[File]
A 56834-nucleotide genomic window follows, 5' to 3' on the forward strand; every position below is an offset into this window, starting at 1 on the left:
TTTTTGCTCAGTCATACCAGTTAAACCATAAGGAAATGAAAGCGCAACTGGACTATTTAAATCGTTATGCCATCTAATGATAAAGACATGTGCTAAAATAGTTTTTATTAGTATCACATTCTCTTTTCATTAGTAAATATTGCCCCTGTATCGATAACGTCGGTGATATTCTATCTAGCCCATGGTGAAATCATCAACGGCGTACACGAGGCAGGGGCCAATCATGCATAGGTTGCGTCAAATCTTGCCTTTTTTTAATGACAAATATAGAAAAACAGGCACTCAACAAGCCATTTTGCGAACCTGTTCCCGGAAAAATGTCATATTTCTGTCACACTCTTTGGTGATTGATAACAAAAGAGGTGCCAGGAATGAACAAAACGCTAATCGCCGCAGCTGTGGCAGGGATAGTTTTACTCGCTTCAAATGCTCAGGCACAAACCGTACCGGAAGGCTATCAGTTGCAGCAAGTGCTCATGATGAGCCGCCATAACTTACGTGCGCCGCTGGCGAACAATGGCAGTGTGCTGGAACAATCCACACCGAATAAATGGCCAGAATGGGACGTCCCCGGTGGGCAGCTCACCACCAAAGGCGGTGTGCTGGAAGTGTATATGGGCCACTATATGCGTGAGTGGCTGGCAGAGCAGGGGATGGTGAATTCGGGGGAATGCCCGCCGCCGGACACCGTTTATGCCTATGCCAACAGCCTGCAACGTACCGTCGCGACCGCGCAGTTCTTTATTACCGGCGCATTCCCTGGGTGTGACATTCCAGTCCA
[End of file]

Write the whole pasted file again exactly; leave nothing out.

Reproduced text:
A 56834-nucleotide genomic window follows, 5' to 3' on the forward strand; every position below is an offset into this window, starting at 1 on the left:
TTTTTGCTCAGTCATACCAGTTAAACCATAAGGAAATGAAAGCGCAACTGGACTATTTAAATCGTTATGCCATCTAATGATAAAGACATGTGCTAAAATAGTTTTTATTAGTATCACATTCTCTTTTCATTAGTAAATATTGCCCCTGTATCGATAACGTCGGTGATATTCTATCTAGCCCATGGTGAAATCATCAACGGCGTACACGAGGCAGGGGCCAATCATGCATAGGTTGCGTCAAATCTTGCCTTTTTTTAATGACAAATATAGAAAAACAGGCACTCAACAAGCCATTTTGCGAACCTGTTCCCGGAAAAATGTCATATTTCTGTCACACTCTTTGGTGATTGATAACAAAAGAGGTGCCAGGAATGAACAAAACGCTAATCGCCGCAGCTGTGGCAGGGATAGTTTTACTCGCTTCAAATGCTCAGGCACAAACCGTACCGGAAGGCTATCAGTTGCAGCAAGTGCTCATGATGAGCCGCCATAACTTACGTGCGCCGCTGGCGAACAATGGCAGTGTGCTGGAACAATCCACACCGAATAAATGGCCAGAATGGGACGTCCCCGGTGGGCAGCTCACCACCAAAGGCGGTGTGCTGGAAGTGTATATGGGCCACTATATGCGTGAGTGGCTGGCAGAGCAGGGGATGGTGAATTCGGGGGAATGCCCGCCGCCGGACACCGTTTATGCCTATGCCAACAGCCTGCAACGTACCGTCGCGACCGCGCAGTTCTTTATTACCGGCGCATTCCCTGGGTGTGACATTCCAGTCCA